But there is one secret no one is talking about. The Van Apfel family are religious and religion defines their lives. Mr. Van Apfel controls everything in the house and the thing he most likes to control are his girls. As time goes by, the Malloy girls start to guess the secret. The secret of why Cordelia fell out of a tree breaking her arm. The secret of why she sometimes had bruises or hair missing. The secret behind the fact that the girls are going to run away.
And they did. At the annual school Showstopper event, the girls vanished. Did they run away? Were they taken by someone? Why aren't they being found, after days and weeks of searches and police investigations? Their disappearance changed everything in the development and defined the Malloy girls' childhood which ended that night.
Now Tikka is back home for a visit. She now lives in the United States and works as a lab technician. While she is back, she and Laura work through that summer and their memories, trying to make sense of all the clues that they were too young to understand back then.
This is a debut novel and it's success makes Felicity McLean an Australian author to watch for in the future. It was a highly buzzed book with such publications as Cosmopolitian and Entertainment Weekly calling it the book of the summer the year of publication. I enjoyed the coming of age aspect of the novel and the slow unfolding of how Tikka came to realize that something was very wrong next door. This book is recommended for thriller readers.
Sunday, December 8, 2019
The first body is that of a woman. She has been left displayed, her naked body scourged by something like a wire flail. Lucas Davenport gets a bad feeling about the crime as soon as he sees it, a feeling shared by his counterpart Sloan. Sloan is about to retire and he doesn't want a major crime in his last days to investigate. The second body is that of a young father and his son. Again the man's body has been displayed and whipped.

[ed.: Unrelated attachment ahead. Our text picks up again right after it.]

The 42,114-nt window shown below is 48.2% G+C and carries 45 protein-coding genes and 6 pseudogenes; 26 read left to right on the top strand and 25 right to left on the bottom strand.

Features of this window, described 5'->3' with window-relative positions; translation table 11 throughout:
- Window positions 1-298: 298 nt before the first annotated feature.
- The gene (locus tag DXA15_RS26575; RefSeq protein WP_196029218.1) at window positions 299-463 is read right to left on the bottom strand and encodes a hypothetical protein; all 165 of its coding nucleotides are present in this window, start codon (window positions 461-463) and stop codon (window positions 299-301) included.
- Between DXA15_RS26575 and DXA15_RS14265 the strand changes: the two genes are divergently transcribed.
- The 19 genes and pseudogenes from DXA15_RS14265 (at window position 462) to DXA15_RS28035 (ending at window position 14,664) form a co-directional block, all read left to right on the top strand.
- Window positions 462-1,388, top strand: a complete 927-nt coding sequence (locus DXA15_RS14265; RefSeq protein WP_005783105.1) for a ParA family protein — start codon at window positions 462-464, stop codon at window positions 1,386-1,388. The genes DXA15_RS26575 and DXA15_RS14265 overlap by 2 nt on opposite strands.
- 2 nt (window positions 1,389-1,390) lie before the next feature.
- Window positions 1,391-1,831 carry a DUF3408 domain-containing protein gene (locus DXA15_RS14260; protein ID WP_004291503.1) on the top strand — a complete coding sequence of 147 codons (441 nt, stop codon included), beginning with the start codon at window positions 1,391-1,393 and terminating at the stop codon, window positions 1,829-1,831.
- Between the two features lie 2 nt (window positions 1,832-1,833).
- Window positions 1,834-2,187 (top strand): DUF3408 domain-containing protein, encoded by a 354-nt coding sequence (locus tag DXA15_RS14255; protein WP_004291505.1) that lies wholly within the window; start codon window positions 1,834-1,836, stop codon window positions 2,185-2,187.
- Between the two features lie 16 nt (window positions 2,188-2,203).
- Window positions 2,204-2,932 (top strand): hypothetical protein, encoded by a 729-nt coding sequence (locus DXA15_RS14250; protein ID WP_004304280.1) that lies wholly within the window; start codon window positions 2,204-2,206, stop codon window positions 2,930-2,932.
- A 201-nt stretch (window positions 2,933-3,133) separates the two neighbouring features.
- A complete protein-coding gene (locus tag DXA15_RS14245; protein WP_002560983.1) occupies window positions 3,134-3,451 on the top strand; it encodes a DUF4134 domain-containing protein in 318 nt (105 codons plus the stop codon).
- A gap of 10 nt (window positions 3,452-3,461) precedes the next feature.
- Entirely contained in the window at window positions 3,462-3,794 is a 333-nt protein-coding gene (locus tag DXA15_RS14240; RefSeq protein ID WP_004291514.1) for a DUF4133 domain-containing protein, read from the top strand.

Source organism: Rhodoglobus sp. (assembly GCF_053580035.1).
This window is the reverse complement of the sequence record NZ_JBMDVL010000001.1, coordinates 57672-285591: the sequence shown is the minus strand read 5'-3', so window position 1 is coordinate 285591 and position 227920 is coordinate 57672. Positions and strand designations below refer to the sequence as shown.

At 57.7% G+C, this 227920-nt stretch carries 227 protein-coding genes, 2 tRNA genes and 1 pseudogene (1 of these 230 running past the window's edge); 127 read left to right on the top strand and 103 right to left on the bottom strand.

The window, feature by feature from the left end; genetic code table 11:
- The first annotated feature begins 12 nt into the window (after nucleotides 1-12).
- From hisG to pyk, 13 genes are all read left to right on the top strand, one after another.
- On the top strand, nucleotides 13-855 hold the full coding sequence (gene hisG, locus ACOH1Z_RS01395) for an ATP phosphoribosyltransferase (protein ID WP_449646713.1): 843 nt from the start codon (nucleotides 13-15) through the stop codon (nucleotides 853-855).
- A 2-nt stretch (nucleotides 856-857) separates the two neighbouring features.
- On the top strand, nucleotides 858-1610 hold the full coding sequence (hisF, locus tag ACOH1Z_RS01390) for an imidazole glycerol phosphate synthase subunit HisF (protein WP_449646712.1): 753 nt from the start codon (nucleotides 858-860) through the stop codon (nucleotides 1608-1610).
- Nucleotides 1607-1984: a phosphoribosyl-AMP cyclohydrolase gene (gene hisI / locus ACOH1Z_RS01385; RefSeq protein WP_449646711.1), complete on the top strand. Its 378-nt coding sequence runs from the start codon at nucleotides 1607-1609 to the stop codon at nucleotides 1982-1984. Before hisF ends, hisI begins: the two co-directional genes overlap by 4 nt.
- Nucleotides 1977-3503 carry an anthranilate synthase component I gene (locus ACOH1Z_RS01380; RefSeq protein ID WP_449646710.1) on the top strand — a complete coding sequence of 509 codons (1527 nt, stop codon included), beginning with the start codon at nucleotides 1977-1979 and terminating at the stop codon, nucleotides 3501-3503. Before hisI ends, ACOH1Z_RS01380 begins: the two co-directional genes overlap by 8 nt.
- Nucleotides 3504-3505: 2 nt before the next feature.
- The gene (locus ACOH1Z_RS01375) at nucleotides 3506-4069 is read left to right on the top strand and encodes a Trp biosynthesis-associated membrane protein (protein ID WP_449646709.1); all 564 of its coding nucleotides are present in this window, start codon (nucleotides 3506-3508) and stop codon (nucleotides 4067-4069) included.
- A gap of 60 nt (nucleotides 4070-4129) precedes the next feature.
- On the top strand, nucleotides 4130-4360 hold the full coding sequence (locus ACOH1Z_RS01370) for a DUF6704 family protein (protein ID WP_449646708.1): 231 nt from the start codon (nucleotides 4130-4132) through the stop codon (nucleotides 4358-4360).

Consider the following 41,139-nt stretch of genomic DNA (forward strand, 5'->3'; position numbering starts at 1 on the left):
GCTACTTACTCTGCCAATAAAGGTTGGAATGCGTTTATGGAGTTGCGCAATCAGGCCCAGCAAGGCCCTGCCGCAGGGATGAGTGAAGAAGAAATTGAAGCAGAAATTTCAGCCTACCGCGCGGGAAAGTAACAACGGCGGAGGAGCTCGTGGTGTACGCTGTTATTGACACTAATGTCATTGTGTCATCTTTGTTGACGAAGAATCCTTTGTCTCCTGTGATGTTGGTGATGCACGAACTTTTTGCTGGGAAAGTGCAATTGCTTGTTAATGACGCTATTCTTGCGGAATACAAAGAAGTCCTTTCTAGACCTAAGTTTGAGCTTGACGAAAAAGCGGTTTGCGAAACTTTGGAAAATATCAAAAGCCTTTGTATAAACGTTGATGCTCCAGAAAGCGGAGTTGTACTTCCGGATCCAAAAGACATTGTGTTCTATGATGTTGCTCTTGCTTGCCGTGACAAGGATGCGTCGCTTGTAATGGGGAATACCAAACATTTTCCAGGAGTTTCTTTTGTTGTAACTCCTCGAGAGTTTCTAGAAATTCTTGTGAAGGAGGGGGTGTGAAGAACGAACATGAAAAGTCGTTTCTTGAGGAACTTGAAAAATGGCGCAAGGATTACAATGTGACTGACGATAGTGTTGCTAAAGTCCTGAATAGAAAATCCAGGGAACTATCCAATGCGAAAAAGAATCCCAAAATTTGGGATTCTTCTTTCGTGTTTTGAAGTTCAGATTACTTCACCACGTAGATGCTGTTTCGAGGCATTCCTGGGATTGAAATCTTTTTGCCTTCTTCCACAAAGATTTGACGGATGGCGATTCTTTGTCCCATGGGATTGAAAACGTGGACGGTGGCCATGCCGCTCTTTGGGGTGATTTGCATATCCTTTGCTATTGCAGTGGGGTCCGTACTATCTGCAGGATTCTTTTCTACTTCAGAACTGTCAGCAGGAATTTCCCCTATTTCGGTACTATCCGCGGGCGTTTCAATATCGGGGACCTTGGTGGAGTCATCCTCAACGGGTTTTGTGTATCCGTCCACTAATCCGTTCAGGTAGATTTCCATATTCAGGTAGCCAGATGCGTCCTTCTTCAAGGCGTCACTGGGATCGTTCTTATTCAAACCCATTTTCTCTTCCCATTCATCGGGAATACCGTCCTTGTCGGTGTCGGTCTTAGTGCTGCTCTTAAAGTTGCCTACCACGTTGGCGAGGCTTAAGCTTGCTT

Davenport gets his team together and they start to investigate whether other crimes have occurred and somehow flown under the radar. As the body count starts to mount, the seasoned investigators realize that the crimes mimic those of some of the worst killers they have encountered in the past. Those men are all still in prison. Is their a copycat killer and if so, how does this new killer have all the details of the past?
The investigation moves to the prison and interviews are held with the men Davenport and Sloan have put away. They leave convinced that the killers have coached someone to kill as they did, but who? Is it a former prisoner? A prison guard or other staff member? A visitor? As the investigation becomes more focused, the bodies continue to come and the plot moves through twists and turns.
This is the sixteenth Lucas Davenport novel. Lucas' wife, Weather, is in London during this book with the couple's children on a surgical exchange. Lucas is left to his own devices, pushing himself longer and harder than he usually does as there is no brake on his actions. The plot is full of twists and the reader will be hard pressed to guess the ending. This book is recommended for mystery readers.
Friday, December 6, 2019
This work is the definitive telling of the rise and fall of the Comanche tribe and how it became the preeminent tribe of the Southwest. At the start of its rise, the Comanche were just another tribe of many others. Hamalainen shows evidence that the tribe's rise to prominence came from its ability to entirely remake it's culture and daily living routines. It went from a hunting gathering society to one based on horses, raising and trading them, using them to become master hunters of buffalo and changing from a stationary to a mobile society.